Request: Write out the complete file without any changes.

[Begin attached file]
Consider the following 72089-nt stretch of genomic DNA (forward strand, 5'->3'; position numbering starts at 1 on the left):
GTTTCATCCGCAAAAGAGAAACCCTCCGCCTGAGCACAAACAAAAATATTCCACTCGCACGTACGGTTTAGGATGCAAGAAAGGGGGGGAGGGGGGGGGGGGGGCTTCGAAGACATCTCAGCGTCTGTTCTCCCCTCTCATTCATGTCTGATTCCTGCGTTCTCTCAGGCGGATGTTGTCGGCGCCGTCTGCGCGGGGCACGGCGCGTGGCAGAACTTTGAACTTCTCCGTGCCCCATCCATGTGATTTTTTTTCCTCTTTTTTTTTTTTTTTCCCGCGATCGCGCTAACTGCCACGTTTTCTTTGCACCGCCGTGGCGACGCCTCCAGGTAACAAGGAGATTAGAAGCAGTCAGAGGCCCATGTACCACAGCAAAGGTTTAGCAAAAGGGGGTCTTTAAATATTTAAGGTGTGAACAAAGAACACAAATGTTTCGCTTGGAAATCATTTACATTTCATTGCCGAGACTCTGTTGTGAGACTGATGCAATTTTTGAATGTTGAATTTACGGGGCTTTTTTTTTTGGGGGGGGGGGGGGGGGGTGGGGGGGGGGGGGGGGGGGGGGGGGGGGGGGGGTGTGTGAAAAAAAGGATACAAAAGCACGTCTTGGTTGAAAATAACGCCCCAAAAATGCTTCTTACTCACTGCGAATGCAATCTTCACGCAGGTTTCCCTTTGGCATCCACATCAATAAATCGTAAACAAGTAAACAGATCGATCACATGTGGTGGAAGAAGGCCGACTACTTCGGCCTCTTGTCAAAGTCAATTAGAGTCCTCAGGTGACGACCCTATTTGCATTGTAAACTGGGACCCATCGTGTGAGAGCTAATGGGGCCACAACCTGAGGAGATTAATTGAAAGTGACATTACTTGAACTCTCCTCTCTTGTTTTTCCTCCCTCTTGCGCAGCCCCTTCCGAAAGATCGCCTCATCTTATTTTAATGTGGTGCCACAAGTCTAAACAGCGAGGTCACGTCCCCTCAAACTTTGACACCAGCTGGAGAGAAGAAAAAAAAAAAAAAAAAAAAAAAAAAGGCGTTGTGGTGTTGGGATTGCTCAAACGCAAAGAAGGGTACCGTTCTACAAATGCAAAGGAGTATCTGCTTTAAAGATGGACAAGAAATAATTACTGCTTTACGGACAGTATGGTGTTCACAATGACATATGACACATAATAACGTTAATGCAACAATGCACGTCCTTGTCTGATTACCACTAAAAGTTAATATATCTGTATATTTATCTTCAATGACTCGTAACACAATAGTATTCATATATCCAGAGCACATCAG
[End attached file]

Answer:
Consider the following 72089-nt stretch of genomic DNA (forward strand, 5'->3'; position numbering starts at 1 on the left):
GTTTCATCCGCAAAAGAGAAACCCTCCGCCTGAGCACAAACAAAAATATTCCACTCGCACGTACGGTTTAGGATGCAAGAAAGGGGGGGAGGGGGGGGGGGGGGCTTCGAAGACATCTCAGCGTCTGTTCTCCCCTCTCATTCATGTCTGATTCCTGCGTTCTCTCAGGCGGATGTTGTCGGCGCCGTCTGCGCGGGGCACGGCGCGTGGCAGAACTTTGAACTTCTCCGTGCCCCATCCATGTGATTTTTTTTCCTCTTTTTTTTTTTTTTTCCCGCGATCGCGCTAACTGCCACGTTTTCTTTGCACCGCCGTGGCGACGCCTCCAGGTAACAAGGAGATTAGAAGCAGTCAGAGGCCCATGTACCACAGCAAAGGTTTAGCAAAAGGGGGTCTTTAAATATTTAAGGTGTGAACAAAGAACACAAATGTTTCGCTTGGAAATCATTTACATTTCATTGCCGAGACTCTGTTGTGAGACTGATGCAATTTTTGAATGTTGAATTTACGGGGCTTTTTTTTTTGGGGGGGGGGGGGGGGGGTGGGGGGGGGGGGGGGGGGGGGGGGGGGGGGGGGTGTGTGAAAAAAAGGATACAAAAGCACGTCTTGGTTGAAAATAACGCCCCAAAAATGCTTCTTACTCACTGCGAATGCAATCTTCACGCAGGTTTCCCTTTGGCATCCACATCAATAAATCGTAAACAAGTAAACAGATCGATCACATGTGGTGGAAGAAGGCCGACTACTTCGGCCTCTTGTCAAAGTCAATTAGAGTCCTCAGGTGACGACCCTATTTGCATTGTAAACTGGGACCCATCGTGTGAGAGCTAATGGGGCCACAACCTGAGGAGATTAATTGAAAGTGACATTACTTGAACTCTCCTCTCTTGTTTTTCCTCCCTCTTGCGCAGCCCCTTCCGAAAGATCGCCTCATCTTATTTTAATGTGGTGCCACAAGTCTAAACAGCGAGGTCACGTCCCCTCAAACTTTGACACCAGCTGGAGAGAAGAAAAAAAAAAAAAAAAAAAAAAAAAAGGCGTTGTGGTGTTGGGATTGCTCAAACGCAAAGAAGGGTACCGTTCTACAAATGCAAAGGAGTATCTGCTTTAAAGATGGACAAGAAATAATTACTGCTTTACGGACAGTATGGTGTTCACAATGACATATGACACATAATAACGTTAATGCAACAATGCACGTCCTTGTCTGATTACCACTAAAAGTTAATATATCTGTATATTTATCTTCAATGACTCGTAACACAATAGTATTCATATATCCAGAGCACATCAG